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Careers Guide

How to write a professional email

What’s the longest time you’ve spent trying to make your email sound just right? Not too formal, but definitely not too chatty, with personality, but not waffling...

Writing a professional email

Writing a professional email can seem almost impossible at first but it’s easy once you’ve got the hang of it - believe me, I’m a professional emailer. 

So, to help out, I’ve put together a quick guide to save you time and make sure you sound like the mature future professional that you are.

Starting out

An email isn’t a letter or a Victorian Novel, so please drop the ‘To whom it may concern’, because, nine times out of ten, the name is in the email address. 

When you do have your recipient's name, get it right! My friend Lilian constantly receives emails addressed to Gillian or even William when their name is in plain view in the address bar. If their name is in their email address or, even better, if they’ve signed off before, make sure to check your spelling.

Of course, it isn’t always that easy. If you don’t have the name of your contact, I recommend you start with a nice anonymous ‘Hello’ or 'Good morning/afternoon'.

Opening lines

If your message is in response to something, it’s always nice to thank them for their email.

If you’re starting the conversation, introduce yourself. If you know each other, make reference to this:

'I hope you’re well. It was great to meet you last week on the Uptree Work Experience webinar.'

Why are you getting in touch?

People receive a lot of emails and you don’t want your request to be skimmed over.

Be concise and to the point.

'I’m interested in a future career at your company and I was wondering if …'

Make sure your request is reasonable and feasible. Who are you writing to? If it’s the busy recruiting manager of a big company, don’t ask them to speed up reviewing your application. What you can ask is if you can have an update on the recruitment process. 

Signing off

A line of thanks always goes down well and if you’re hoping for a reply, say that.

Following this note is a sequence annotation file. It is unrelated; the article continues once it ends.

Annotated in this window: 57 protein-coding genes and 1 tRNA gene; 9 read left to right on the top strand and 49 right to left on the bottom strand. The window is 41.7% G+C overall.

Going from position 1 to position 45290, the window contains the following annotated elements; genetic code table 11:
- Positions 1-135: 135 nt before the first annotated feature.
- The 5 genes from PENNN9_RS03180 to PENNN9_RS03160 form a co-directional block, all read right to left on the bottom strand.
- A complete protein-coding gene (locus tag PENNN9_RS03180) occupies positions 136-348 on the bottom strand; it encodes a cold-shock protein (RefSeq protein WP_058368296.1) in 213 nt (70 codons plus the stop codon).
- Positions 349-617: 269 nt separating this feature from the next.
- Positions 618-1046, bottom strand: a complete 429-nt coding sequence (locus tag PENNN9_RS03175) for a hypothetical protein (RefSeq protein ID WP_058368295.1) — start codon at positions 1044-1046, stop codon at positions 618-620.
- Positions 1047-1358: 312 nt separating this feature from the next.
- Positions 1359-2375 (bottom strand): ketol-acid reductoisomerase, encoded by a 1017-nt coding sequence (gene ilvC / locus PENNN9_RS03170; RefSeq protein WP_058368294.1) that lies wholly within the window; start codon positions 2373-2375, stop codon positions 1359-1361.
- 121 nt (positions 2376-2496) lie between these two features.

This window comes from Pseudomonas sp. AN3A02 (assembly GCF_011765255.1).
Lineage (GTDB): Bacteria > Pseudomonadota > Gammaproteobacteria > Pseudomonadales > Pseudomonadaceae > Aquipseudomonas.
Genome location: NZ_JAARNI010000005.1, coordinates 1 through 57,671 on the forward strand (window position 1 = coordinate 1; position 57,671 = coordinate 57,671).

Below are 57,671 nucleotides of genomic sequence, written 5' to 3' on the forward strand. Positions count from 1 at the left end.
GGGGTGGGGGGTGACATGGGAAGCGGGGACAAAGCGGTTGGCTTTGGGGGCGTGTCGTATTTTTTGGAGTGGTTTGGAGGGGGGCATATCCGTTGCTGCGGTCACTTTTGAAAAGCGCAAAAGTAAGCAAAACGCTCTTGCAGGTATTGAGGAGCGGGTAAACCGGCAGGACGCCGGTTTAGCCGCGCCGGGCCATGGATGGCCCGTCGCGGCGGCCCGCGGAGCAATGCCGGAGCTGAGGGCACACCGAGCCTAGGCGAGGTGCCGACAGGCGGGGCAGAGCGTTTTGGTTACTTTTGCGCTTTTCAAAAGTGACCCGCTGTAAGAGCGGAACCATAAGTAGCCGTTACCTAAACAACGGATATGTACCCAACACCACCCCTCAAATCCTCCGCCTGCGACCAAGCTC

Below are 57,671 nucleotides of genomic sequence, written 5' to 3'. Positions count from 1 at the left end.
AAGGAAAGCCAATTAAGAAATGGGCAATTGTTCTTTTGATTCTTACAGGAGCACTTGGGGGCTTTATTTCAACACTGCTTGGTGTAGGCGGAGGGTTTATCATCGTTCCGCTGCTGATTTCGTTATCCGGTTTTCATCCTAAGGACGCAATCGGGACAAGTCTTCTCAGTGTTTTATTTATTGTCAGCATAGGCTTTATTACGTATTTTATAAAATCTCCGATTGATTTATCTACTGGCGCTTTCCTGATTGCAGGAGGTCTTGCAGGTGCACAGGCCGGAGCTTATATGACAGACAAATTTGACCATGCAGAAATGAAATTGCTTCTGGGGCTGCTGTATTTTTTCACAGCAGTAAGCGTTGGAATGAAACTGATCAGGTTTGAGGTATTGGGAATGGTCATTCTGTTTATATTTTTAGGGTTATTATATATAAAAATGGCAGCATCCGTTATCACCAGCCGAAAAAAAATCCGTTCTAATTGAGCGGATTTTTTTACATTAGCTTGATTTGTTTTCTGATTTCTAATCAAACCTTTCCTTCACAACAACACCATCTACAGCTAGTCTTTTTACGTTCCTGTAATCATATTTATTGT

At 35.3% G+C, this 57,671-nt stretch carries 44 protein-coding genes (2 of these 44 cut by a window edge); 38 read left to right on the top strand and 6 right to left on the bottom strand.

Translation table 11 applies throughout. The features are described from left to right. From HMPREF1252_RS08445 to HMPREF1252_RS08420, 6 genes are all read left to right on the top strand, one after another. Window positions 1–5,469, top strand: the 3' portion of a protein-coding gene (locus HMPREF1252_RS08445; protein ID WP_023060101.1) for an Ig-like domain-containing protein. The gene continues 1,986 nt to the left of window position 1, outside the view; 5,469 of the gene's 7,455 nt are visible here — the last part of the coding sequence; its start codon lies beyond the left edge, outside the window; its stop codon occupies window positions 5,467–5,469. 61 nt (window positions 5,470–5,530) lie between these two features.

'Thank you for your time, I look forward to hearing from you soon.'

Finish with a simple sign off, such as ‘Kind regards’. Avoid overly formal sign offs such as ‘Yours sincerely’; remember, this isn’t a letter. 

Get yourself an email signature

This doesn’t have to be anything big but it’s a way to formalise your email account and look more professional. 

We recommend that you use a bold version of the font you use for your email and include your full name, with your email address underneath. You can also include any other professional details here which are relevant, such as your phone number.

Note: if you’re going to advertise your phone number professionally, you need to pick it up professionally!

Top tips

Read through the emails you’ve received. How do they address you and how are they signed off? What makes you feel awkward and what doesn’t? Like any sort of writing, read examples to help build your knowledge and experience.

Using long words doesn’t always make you sound clever. Keep it simple! I don’t want to spend my time trying to decipher what you’re trying to say.

SPELL CHECK! Lots of email accounts have spell checks installed (although make sure yours is in British English and not US English), whilst others don’t. Even so, if you’re writing an unusual name autocorrect and spell checkers like to be super helpful. You really did want to email Cliff Ford Chance, didn’t you?

autocorrect-meme

Take them time to read through what you wrote and make sure it makes sense. Easy errors include missing capitalisation and rogue punctuation.

Do not overuse exclamation marks to make yourself sound friendly.

If you think what you’ve written sounds too pushy, change the words, not the punctuation.

Lastly, make sure your email address is professional. We were all 12 once, making our first email address. Sadly, it’s time to say goodbye to Iloveshoes2k15 and say hello to firstnamesurname@gmail.com . 

Are there any other tips you would give? Let us know in the comments.